The COVID-19 Emergency has created new demands on communications and has made clear the need to provide services remotely to the extent possible. Providers need to communicate more, between themselves and with their patients, and the time to implementation of new services to meet these needs is almost zero, leaving no room for the usual processes of approval and adoption that health care is used to. In order to facilitate the delivery of services and necessary communications during the emergency, the US Department of Health and Human Services has issued guidance relaxing some HIPAA requirements pertaining to teleconferencing tools and reiterating HIPAA allowances for communication with family and friends of patients.
The COVID-19 Emergency has placed unprecedented demands on healthcare providers to provide services but places severe limits on the ability to safely see patients in person, and business-grade teleconferencing technologies have stepped in to fill the gap in Telemedicine services. HHS has recognized that such services, even while not necessarily meeting the letter of HIPAA regulations, can be used in a secure and reasonable way during the emergency, and has provided guidance to that effect. Commonly-used applications like FaceTime, Skype, and Zoom, that are not public-facing in their operation, may be used, but public-facing apps such as FaceTime Live or a chat room in Slack are not appropriate. This session will explain the difference between public- and non-public-facing services, what should be done in using the permitted services, and what must be done once the emergency is over and the relaxation of enforcement ends.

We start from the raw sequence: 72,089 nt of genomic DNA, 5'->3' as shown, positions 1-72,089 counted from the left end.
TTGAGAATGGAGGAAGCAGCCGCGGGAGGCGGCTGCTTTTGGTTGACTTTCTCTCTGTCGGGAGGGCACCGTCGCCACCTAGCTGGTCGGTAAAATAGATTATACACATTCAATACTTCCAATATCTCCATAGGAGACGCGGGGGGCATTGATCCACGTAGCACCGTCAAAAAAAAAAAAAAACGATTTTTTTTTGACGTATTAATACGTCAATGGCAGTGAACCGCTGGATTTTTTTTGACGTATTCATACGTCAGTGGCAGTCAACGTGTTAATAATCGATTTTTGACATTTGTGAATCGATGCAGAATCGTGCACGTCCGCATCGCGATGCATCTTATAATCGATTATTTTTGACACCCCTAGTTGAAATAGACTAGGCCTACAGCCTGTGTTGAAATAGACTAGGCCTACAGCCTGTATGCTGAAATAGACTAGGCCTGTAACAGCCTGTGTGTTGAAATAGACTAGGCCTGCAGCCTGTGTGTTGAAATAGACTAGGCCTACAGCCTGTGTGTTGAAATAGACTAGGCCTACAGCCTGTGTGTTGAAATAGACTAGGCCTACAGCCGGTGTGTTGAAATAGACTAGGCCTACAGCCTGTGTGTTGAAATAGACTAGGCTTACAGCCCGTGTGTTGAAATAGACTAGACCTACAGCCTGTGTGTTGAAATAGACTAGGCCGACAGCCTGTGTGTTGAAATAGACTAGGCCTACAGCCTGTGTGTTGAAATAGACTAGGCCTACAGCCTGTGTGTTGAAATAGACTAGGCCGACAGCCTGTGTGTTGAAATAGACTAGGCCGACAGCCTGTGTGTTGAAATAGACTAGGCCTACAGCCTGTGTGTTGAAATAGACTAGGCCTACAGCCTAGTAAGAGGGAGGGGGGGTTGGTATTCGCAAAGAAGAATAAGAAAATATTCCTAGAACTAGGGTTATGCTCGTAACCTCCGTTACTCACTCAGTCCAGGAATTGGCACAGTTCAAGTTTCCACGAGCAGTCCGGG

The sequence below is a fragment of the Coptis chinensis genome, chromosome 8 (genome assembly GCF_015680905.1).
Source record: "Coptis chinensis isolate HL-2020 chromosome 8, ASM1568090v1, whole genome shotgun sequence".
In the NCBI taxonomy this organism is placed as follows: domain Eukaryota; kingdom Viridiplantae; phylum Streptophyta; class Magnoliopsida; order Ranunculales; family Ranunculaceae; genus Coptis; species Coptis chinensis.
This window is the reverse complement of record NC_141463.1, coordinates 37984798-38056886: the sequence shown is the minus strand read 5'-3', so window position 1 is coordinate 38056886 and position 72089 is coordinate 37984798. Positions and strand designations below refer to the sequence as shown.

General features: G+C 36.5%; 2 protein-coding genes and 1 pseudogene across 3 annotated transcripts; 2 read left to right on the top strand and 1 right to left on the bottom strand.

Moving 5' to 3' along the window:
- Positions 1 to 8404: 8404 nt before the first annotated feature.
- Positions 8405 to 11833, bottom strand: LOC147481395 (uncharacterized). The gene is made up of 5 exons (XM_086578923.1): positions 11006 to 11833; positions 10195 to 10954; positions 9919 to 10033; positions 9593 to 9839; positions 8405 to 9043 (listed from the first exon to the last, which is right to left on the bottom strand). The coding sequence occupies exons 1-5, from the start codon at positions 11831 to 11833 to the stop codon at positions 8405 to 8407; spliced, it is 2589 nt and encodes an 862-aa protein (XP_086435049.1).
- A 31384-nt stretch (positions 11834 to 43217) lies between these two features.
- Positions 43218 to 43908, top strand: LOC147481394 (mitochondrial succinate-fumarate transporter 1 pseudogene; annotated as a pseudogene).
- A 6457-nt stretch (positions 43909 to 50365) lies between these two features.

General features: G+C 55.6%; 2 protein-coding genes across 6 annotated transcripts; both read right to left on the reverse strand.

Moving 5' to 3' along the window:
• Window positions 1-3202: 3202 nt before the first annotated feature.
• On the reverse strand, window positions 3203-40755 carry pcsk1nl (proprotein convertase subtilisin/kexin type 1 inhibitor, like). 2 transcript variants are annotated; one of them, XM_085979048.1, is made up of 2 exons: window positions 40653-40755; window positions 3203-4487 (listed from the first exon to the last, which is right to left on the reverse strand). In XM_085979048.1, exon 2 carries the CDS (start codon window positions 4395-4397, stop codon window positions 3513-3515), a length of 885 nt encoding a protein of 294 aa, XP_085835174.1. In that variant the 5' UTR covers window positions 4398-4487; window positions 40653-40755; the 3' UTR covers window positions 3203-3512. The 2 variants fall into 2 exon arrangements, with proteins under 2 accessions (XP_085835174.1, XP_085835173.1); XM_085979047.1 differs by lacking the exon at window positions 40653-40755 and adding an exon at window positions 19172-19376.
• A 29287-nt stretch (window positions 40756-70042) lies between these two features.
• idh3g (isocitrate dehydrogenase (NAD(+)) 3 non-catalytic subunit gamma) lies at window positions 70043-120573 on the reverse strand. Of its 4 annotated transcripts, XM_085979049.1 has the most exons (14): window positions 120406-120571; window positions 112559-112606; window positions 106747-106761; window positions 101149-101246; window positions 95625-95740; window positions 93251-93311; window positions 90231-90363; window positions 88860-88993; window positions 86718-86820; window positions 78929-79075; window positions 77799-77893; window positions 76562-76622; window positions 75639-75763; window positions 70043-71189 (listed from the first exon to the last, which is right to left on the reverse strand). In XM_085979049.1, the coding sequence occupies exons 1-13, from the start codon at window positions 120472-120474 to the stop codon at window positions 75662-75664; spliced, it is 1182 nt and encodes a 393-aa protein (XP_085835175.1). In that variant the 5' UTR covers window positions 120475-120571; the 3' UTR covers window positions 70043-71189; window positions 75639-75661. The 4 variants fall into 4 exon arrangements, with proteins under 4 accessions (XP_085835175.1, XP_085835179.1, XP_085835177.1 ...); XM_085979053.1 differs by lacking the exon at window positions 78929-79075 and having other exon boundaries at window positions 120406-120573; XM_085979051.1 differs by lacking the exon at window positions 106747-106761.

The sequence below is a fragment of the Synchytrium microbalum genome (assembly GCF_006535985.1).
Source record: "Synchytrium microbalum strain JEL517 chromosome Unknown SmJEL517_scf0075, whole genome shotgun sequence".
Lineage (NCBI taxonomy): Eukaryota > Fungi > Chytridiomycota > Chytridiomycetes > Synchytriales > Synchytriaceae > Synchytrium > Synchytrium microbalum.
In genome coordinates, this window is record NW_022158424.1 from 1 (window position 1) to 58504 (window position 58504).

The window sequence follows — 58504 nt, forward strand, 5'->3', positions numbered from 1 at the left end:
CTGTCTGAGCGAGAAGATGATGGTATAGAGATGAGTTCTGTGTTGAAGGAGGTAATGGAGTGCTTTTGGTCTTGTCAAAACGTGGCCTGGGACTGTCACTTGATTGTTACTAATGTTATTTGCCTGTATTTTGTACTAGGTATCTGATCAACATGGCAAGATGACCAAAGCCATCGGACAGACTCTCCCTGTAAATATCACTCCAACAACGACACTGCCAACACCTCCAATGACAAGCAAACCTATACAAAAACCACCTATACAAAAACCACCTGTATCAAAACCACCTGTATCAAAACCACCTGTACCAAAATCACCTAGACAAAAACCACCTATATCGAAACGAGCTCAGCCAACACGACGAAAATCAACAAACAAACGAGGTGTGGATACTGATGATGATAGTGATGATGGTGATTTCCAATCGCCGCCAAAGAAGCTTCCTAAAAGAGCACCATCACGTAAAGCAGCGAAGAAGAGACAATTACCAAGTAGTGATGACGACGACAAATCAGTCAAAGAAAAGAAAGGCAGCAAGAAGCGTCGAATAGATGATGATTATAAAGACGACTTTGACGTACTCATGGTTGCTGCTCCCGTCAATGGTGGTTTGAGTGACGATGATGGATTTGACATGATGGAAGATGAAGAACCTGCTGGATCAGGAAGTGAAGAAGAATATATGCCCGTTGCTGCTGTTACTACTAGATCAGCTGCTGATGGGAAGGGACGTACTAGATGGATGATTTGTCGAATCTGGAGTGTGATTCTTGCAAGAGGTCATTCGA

In addition to the need for remote communications, first responders may need to take steps to protect themselves and the public from infected patients, which could indicate the condition of the patient to others, in violation of privacy regulations. HHS has issued guidance that permits the necessary communications to take place in the interest of public safety and otherwise allows communications necessary when needed to provide treatment, when required by law, when first responders may be at risk for an infection, and when disclosure is necessary to prevent or lessen a serious and imminent threat, to protect the health and safety of first responders and the public.
HHS Guidance also reminds us of reasonable allowances for communicating with the family and friends of a patient when it is in the patient’s best interest to do so. It is not always possible to obtain formal permission to contact family and friends of a patient and the rules do permit appropriate communication, relating to any issues at hand, when professional judgment dictates. In addition, sharing information with disaster relief organizations, such as the Red Cross, is permitted as necessary to provide care and respond to the emergency.
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